In the week since Roe vs Wade was overturned, you’ve hardly been able to switch on the news or open a paper without hearing British politicians and commentators decrying the decision. Almost every woman I know was furious after hearing the news; I’m sure I wasn’t alone in failing to hold back a few tears of frustration at this eroding of established rights. But while we might feel – deeply, viscerally – for our cousins across the pond, we often forget about the difficulties women in our own country still face.
Until October 2019, women in Northern Ireland who needed abortions were either forced to travel outside the province or to go to an underground provider. Only in cases of serious mental or physical harm was the procedure allowed. Those who were found to have illegally aborted a child faced prison. And yet even with the law change, imposed by Westminster after years of Stormont inaction, women in Northern Ireland are still facing far greater difficulties than those in mainland Britain.
Boris Johnson said last week that the revocation of Roe vs Wade was ‘a big step backwards’ for America. But MPs in this country have, for years, been rather less vocal about ensuring abortion access in the whole United Kingdom. The procedure remains patchy at best, with Northern Ireland’s health minister, Robin Swann, saying repeatedly that he is not compelled to set up a central service, despite the change in the law.
Meanwhile the devolved legislature, Stormont, is still stuck in a state of inertia. Some local authorities offer abortion access, but not all, with healthcare providers offering services on an ad hoc basis, often by overworked and undertrained staff. During the pandemic, while women in the rest of the United Kingdom were given access to at-home abortion pills following a telephone consultation, Northern Irish women were limited to ten weeks (and they had to take the first pill at a clinic); after that, they would have to travel across borders for a surgical procedure. Last year, 161 women had to travel to Britain to terminate a pregnancy; 371 the year before. This is a procedure they should have been able to access locally. Where was the outpouring of rage then?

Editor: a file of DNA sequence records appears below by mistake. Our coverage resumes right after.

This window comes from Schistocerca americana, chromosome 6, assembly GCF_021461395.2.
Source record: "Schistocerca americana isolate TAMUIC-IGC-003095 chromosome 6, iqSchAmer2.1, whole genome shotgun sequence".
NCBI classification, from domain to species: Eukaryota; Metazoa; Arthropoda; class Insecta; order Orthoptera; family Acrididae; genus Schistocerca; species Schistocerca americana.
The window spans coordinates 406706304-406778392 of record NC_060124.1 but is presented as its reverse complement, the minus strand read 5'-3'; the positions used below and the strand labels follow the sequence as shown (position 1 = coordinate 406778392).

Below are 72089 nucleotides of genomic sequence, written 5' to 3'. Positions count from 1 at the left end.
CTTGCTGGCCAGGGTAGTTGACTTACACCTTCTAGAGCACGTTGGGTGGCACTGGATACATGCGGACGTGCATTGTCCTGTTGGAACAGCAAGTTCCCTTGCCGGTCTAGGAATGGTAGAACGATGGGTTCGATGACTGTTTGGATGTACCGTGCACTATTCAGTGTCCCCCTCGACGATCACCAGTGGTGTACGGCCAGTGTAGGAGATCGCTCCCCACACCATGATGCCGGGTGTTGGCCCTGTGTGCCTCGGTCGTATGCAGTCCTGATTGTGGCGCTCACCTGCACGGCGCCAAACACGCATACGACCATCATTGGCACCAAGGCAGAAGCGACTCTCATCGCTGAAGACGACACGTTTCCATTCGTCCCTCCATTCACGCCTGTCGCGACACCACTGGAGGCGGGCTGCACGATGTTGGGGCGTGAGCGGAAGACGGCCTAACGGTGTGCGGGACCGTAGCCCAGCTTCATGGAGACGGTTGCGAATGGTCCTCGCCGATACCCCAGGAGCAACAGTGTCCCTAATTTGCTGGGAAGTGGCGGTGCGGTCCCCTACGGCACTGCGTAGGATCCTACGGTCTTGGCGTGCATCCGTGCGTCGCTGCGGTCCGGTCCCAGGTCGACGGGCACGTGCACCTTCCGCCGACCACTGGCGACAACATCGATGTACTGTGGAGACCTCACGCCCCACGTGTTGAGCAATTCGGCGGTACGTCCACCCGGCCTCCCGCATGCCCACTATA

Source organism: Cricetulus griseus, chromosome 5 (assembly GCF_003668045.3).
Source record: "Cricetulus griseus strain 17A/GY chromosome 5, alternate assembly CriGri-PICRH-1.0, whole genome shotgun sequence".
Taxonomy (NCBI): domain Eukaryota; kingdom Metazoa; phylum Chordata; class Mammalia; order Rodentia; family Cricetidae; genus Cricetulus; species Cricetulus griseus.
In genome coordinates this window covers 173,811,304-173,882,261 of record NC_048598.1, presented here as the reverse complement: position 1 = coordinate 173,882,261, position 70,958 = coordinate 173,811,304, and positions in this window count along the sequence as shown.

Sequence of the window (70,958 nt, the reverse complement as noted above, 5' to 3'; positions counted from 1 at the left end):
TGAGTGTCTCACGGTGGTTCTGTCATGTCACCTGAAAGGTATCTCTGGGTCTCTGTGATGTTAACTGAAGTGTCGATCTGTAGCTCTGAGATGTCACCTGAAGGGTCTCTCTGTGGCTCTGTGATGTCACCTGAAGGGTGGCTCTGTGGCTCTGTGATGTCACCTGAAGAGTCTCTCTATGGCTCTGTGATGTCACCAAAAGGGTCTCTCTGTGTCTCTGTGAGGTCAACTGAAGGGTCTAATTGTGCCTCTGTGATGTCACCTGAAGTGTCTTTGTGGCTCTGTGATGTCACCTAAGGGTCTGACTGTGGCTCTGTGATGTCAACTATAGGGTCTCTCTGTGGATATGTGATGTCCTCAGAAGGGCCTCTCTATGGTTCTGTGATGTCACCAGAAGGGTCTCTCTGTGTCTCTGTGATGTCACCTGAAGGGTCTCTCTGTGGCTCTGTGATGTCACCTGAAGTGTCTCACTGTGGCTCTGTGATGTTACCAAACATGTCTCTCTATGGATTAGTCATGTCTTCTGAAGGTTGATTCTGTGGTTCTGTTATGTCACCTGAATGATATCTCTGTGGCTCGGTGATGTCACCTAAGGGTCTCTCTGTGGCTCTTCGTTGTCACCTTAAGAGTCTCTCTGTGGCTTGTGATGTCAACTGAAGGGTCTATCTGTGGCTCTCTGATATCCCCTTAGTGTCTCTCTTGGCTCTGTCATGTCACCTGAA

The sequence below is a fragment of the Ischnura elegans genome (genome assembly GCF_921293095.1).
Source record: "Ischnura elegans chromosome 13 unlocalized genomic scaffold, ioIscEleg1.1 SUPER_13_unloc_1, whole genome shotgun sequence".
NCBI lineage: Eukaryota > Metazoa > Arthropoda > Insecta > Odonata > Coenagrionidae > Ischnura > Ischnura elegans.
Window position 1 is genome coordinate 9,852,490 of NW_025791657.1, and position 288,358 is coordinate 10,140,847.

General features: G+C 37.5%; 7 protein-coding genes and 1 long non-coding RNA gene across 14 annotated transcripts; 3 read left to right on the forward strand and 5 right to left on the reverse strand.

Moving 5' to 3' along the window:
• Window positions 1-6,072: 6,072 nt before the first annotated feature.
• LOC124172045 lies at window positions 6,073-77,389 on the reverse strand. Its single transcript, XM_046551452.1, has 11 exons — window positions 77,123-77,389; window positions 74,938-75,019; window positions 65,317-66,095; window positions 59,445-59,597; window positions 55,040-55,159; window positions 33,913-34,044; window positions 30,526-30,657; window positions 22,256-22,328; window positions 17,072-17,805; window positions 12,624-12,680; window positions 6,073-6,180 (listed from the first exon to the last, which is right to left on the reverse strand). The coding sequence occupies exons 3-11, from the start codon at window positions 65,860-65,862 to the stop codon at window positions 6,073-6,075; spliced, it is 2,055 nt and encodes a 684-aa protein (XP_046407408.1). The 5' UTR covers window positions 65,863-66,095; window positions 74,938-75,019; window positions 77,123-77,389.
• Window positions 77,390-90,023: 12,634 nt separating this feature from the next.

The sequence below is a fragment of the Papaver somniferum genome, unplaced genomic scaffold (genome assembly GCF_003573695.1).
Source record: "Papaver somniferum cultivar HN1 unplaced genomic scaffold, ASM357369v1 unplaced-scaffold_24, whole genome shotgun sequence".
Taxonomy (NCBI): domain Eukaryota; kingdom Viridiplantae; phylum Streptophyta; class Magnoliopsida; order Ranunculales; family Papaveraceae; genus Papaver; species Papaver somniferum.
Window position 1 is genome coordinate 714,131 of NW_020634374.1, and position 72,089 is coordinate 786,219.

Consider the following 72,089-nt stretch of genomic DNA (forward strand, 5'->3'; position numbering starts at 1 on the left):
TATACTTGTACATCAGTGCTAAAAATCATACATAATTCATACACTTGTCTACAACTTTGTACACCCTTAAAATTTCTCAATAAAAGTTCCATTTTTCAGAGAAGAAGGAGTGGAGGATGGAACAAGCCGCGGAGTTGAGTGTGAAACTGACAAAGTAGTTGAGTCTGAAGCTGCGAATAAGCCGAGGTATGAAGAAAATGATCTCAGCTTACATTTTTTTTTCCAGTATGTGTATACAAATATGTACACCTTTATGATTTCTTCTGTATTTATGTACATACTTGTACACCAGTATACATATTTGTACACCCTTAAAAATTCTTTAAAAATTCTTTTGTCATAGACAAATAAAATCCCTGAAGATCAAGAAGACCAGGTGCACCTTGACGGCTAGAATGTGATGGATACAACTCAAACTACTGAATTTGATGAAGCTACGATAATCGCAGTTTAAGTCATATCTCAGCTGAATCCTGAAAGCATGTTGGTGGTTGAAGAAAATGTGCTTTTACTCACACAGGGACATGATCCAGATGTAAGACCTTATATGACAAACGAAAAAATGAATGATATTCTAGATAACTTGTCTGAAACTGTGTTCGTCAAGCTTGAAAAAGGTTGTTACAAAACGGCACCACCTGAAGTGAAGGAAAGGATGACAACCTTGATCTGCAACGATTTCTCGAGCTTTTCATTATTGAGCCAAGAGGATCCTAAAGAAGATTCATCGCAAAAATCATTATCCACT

MPs last week formally approved moves to allow the Westminster government to directly commission abortion services in Northern Ireland. But there was no vote recorded for Johnson on the matter – and none on the vote in 2019 to decriminalise abortion in Northern Ireland, held just days before he became Prime Minister. If he feels so strongly that repealing Roe vs Wade was wrong, surely he should have applied the same logic to this country at a time when Northern Irish women were being treated as second-class citizens in terms of healthcare?
Equally, Poland and Malta have some of the strictest laws on abortion in Europe. Malta bans abortion in all cases (the only EU country to do so) while Poland recently introduced legislation to make abortion harder to access – overwhelmingly against the will of the people. There are, by the way, four times as many Poles living in Britain as there are Americans. So where is the outrage at our close neighbours and friends losing their rights? Malta, meanwhile, only became independent of the UK in 1964 after serious discussions about it becoming a constituent part of the United Kingdom. Again, why is it only America that seems to matter? Only this week, 135 Maltese doctors called for a review of the country’s strict laws, filing a case in court after a tourist was denied an abortion when she began to lose her baby at 16 weeks. Yet we hear almost nothing at all.
The Isle of Man, a British Crown Dependency, only legalised abortion in May 2019 – and even then, only up to 14 weeks for most (up to 24, the maximum term in the rest of the UK, only in exceptional circumstances). In Jersey, there’s a 12-week cut-off point. Before the reforms, Manx women were only permitted abortions in cases of rape or where mental health was a risk: but stone me if I ever heard of Westminster MPs demanding change from Douglas. So why is it that we are obsessed with what’s happening in America? Are European women’s rights not as important?
Perhaps because so much of American culture has seeped into Britain, when the rights of women in the states are impinged upon, it feels closer to home. Perhaps MPs are in thrall to the ‘special relationship’. Or perhaps Westminster needs to look at what’s happening in its own backyard before it condemns as barbaric something it has turned a blind eye to here and closer afield.
Got something to add? Join the discussion and comment below.